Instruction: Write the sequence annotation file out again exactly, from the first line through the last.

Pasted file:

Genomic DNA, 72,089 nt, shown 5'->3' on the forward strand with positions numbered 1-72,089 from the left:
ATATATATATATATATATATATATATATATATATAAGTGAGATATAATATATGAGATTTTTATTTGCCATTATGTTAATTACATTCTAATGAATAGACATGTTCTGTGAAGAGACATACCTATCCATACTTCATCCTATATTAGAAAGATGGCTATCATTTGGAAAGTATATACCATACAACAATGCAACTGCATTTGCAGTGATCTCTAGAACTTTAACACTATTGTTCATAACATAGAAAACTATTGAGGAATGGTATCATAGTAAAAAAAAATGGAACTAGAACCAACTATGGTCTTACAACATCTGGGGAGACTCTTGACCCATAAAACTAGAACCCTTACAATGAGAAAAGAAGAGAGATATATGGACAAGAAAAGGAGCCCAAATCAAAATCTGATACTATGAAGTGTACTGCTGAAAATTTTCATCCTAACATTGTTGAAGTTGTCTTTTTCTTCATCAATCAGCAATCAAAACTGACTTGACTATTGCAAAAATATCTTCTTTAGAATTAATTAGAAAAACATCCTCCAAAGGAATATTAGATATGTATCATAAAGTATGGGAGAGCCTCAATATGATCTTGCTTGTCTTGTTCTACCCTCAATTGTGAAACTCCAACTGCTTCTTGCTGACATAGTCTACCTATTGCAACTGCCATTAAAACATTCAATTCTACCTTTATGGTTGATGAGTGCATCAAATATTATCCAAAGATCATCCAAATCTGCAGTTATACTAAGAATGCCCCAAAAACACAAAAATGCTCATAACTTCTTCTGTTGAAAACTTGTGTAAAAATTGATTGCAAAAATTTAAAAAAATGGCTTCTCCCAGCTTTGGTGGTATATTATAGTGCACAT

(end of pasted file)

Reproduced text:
Genomic DNA, 72,089 nt, shown 5'->3' on the forward strand with positions numbered 1-72,089 from the left:
ATATATATATATATATATATATATATATATATATAAGTGAGATATAATATATGAGATTTTTATTTGCCATTATGTTAATTACATTCTAATGAATAGACATGTTCTGTGAAGAGACATACCTATCCATACTTCATCCTATATTAGAAAGATGGCTATCATTTGGAAAGTATATACCATACAACAATGCAACTGCATTTGCAGTGATCTCTAGAACTTTAACACTATTGTTCATAACATAGAAAACTATTGAGGAATGGTATCATAGTAAAAAAAAATGGAACTAGAACCAACTATGGTCTTACAACATCTGGGGAGACTCTTGACCCATAAAACTAGAACCCTTACAATGAGAAAAGAAGAGAGATATATGGACAAGAAAAGGAGCCCAAATCAAAATCTGATACTATGAAGTGTACTGCTGAAAATTTTCATCCTAACATTGTTGAAGTTGTCTTTTTCTTCATCAATCAGCAATCAAAACTGACTTGACTATTGCAAAAATATCTTCTTTAGAATTAATTAGAAAAACATCCTCCAAAGGAATATTAGATATGTATCATAAAGTATGGGAGAGCCTCAATATGATCTTGCTTGTCTTGTTCTACCCTCAATTGTGAAACTCCAACTGCTTCTTGCTGACATAGTCTACCTATTGCAACTGCCATTAAAACATTCAATTCTACCTTTATGGTTGATGAGTGCATCAAATATTATCCAAAGATCATCCAAATCTGCAGTTATACTAAGAATGCCCCAAAAACACAAAAATGCTCATAACTTCTTCTGTTGAAAACTTGTGTAAAAATTGATTGCAAAAATTTAAAAAAATGGCTTCTCCCAGCTTTGGTGGTATATTATAGTGCACAT